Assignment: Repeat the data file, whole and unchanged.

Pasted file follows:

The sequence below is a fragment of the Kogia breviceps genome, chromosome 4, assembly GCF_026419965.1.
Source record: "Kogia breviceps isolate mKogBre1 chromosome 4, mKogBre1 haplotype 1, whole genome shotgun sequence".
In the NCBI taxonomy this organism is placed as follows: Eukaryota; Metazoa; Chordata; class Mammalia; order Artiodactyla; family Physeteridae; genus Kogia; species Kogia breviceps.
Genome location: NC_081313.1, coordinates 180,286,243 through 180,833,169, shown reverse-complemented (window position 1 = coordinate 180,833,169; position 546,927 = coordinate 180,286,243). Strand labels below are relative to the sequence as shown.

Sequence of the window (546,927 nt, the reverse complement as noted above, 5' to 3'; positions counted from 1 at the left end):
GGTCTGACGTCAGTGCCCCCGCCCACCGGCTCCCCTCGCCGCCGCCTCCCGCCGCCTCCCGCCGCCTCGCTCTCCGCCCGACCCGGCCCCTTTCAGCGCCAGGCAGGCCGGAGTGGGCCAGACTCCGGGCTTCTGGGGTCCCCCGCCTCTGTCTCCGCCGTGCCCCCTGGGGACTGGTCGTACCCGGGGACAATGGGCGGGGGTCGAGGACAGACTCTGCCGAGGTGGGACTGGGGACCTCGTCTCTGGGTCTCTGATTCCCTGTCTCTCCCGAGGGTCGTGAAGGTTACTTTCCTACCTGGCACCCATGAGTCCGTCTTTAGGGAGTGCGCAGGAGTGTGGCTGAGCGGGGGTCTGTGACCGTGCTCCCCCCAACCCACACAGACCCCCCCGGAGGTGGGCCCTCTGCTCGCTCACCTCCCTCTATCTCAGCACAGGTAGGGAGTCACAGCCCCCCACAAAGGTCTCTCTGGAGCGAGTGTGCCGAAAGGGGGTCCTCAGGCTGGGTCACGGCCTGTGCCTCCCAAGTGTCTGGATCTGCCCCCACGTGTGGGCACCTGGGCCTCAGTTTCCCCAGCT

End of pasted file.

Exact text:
The sequence below is a fragment of the Kogia breviceps genome, chromosome 4, assembly GCF_026419965.1.
Source record: "Kogia breviceps isolate mKogBre1 chromosome 4, mKogBre1 haplotype 1, whole genome shotgun sequence".
In the NCBI taxonomy this organism is placed as follows: Eukaryota; Metazoa; Chordata; class Mammalia; order Artiodactyla; family Physeteridae; genus Kogia; species Kogia breviceps.
Genome location: NC_081313.1, coordinates 180,286,243 through 180,833,169, shown reverse-complemented (window position 1 = coordinate 180,833,169; position 546,927 = coordinate 180,286,243). Strand labels below are relative to the sequence as shown.

Sequence of the window (546,927 nt, the reverse complement as noted above, 5' to 3'; positions counted from 1 at the left end):
GGTCTGACGTCAGTGCCCCCGCCCACCGGCTCCCCTCGCCGCCGCCTCCCGCCGCCTCCCGCCGCCTCGCTCTCCGCCCGACCCGGCCCCTTTCAGCGCCAGGCAGGCCGGAGTGGGCCAGACTCCGGGCTTCTGGGGTCCCCCGCCTCTGTCTCCGCCGTGCCCCCTGGGGACTGGTCGTACCCGGGGACAATGGGCGGGGGTCGAGGACAGACTCTGCCGAGGTGGGACTGGGGACCTCGTCTCTGGGTCTCTGATTCCCTGTCTCTCCCGAGGGTCGTGAAGGTTACTTTCCTACCTGGCACCCATGAGTCCGTCTTTAGGGAGTGCGCAGGAGTGTGGCTGAGCGGGGGTCTGTGACCGTGCTCCCCCCAACCCACACAGACCCCCCCGGAGGTGGGCCCTCTGCTCGCTCACCTCCCTCTATCTCAGCACAGGTAGGGAGTCACAGCCCCCCACAAAGGTCTCTCTGGAGCGAGTGTGCCGAAAGGGGGTCCTCAGGCTGGGTCACGGCCTGTGCCTCCCAAGTGTCTGGATCTGCCCCCACGTGTGGGCACCTGGGCCTCAGTTTCCCCAGCT